Skip to main content

The Objective Statement – Why I Don’t Like It. Use a Biosketch Summary Instead. (See www.SueMentors.blogspot.com)

As you know, if you’ve been reading my blog, I get resumes frequently. I have watched styles of resumes change - and I have even changed how I do my resume, the biggest change being that I now include a summary of my experience and skills at the top of the first page.

 

Many resumes, especially from younger professionals, now come with an objective statement. It tells me much of what they may also include in their cover letter (although I realized a few months ago that these are no longer coming to me now that SSS’ HR department uses an online application system). The objective statement tells me what they want to do in their career.

 

But oftentimes, these seem superfluous to me, at their best, and occasionally arrogant, at their worst.

 

When I review your CV, I assume you’re applying for a job with me or contacting me because you want a job and/or advice about work in research, evaluation, or public health.

 

What I need and what I look for is a summary of you. I try to glean that from your current or most recent job. I also skim over your educational training, your professional affiliations and organizations, and your publications, conference abstracts, and white papers and reports to build a picture in my mind of who you are professionally and how you’ve gathered experiences and skills.

 

So if you can provide that, it’s not only helpful to me – it gives me a head start on getting to know you. It tells me how you see yourself and how you capture the essence of you into a brief paragraph. This is also good practice for you to be able to describe yourself and your best qualities quickly, something you should be able to do when you are interviewed or meet someone and have a networking opportunity.

 

And this summary has the advantage of being something I can quickly copy and paste into an email for sharing your CV with colleagues. It makes my networking go faster and may bring you an opportunity you may not have had.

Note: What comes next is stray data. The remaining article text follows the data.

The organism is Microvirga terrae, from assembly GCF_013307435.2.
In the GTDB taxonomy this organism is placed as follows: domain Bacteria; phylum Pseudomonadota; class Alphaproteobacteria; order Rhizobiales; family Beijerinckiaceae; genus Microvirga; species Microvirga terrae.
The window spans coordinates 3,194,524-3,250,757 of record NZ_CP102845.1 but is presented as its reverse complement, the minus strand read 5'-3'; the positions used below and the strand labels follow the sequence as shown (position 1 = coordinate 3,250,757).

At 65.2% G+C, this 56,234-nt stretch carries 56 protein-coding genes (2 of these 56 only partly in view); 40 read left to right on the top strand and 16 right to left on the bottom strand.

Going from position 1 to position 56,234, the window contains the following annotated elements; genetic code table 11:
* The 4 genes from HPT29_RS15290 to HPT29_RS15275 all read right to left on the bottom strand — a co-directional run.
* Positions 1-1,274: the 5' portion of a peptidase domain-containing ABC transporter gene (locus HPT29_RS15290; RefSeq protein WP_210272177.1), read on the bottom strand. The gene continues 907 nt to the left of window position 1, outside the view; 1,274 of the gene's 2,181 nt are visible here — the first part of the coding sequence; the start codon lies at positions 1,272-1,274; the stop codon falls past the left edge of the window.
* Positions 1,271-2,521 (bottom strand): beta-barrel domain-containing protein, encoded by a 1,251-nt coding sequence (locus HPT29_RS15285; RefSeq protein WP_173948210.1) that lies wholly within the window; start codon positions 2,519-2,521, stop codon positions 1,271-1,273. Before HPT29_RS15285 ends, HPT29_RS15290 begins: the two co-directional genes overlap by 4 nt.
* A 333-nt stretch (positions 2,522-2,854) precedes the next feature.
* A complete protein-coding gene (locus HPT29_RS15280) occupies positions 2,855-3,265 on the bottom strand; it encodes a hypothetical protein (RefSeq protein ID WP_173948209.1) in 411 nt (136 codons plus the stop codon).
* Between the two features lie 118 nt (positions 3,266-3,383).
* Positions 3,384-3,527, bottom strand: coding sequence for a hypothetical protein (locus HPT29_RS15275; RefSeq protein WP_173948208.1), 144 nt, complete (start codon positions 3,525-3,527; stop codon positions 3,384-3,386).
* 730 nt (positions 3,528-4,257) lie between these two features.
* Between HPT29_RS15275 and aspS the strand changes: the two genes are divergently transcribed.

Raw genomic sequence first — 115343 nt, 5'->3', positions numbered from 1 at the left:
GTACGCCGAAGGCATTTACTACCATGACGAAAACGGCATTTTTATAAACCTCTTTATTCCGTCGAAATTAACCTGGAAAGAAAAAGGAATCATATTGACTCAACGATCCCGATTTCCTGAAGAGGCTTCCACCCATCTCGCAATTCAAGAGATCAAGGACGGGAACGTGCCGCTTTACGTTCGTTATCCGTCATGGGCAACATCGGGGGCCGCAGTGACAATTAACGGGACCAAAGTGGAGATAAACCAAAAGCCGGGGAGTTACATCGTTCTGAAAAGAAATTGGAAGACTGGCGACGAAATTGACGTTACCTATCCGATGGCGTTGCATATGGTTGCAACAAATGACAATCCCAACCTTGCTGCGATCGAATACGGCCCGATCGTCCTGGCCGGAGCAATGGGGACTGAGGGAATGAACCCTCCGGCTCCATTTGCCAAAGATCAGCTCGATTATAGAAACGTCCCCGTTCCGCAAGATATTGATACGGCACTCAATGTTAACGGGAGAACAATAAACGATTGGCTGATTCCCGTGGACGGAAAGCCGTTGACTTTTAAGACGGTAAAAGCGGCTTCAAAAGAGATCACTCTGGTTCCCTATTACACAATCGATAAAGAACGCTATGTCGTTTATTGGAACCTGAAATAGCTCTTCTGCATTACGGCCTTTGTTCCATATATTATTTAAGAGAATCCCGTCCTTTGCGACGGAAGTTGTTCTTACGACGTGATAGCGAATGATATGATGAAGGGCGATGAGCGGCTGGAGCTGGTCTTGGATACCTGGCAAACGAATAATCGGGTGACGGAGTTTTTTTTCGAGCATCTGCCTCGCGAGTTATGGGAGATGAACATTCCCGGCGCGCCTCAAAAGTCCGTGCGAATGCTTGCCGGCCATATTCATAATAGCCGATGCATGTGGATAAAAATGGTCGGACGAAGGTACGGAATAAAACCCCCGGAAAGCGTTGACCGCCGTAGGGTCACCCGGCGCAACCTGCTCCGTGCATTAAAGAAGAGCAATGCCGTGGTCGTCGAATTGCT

So, I believe you should have a summary of your skills and experience at the top of your CV. But don’t feel you have to take my advice about what to include in your CV. You should make your own decision about this. Toni Bowers at Tech Republic discusses the objective statement here so feel free to follow her advice if you prefer to go in that direction: http://blogs.techrepublic.com.com/career/?p=1786&tag=nl.e101

 

Whichever way you go, just make sure your CV's first page shows you in your best light.

Posted via email from suegriffey's posterous

Comments

Popular posts from this blog

Mentor: Barbara Rawlins, Monitoring and Evaluation Team Leader, Maternal and Child Survival Program

Another feature of this blog is bringing you advice and perspectives from people who mentor, by answering 3 questions.
Here are Barbara Rawlins’ responses:
What are mentees looking for? · Career guidance · Technical advice · Moral support · Advice on how to negotiate politically-sensitive or controversial situation
What 1 piece of advice do you give every mentee you work with? Figure out what they want to do (in the long term) and what steps they can take to get there
Why are you interested in mentoring? To support younger colleagues, especially women, to help attain their career goals

Guidance on Mentoring: What is Mentoring?

This brief guide focuses on defining different aspects of mentoring, whether for an individual or for a team, and includes selected reference resources. It is critical that the mentee and mentor both approach their interaction with the same understanding of the nature and scope of the advising that will be offered. This brief guide can serve as a reference for both parties in arriving at that mutual understanding.
Before delving into mentoring, it’s important to be aware that sometimes the terms “mentoring” and “coaching” are used interchangeably despite important differences between them. There are many resources on mentoring and coaching – and almost as many different definitions for each as well as the similarities and overlap between the two (such as shown in the articles on coaching in the resource list below).Also, most people agree that mentoring is NOT training although a mentor or coach may recommend that a mentee obtain additional training.
What is the nature of the mentoring…

Virtual Conference Attendance Worked: I was Amazed at How Much I Learned!

I suddenly found myself able to attend the American Evaluation Association (AEA) annual conference virtually because I had a relatively open schedule during the conference days of Oct. 31-November 3, 2018 (Wednesday afternoon-Saturday afternoon). I didn’t know until close to the conference time that AEA would have virtual access – and not just to the Opening Plenary.
Thanks, AEA, for the free and excellent streaming access to Presidential Strand sessions!
So I began attending the virtual sessions. And I was deliberate and diligent in engaging with the conference Twitter hashtag #Eval18 (and other variations).
By the 2nd day afternoon, I realized what a full picture I was getting of the conference even though I wasn’t there. Attending tweeters were keeping us updated on all aspects of the conference. And I found myself reading threads and going back to the program abstracts to learn more about sessions that weren’t streamed but whose content impressed an attendee enough to write a tweet.
A…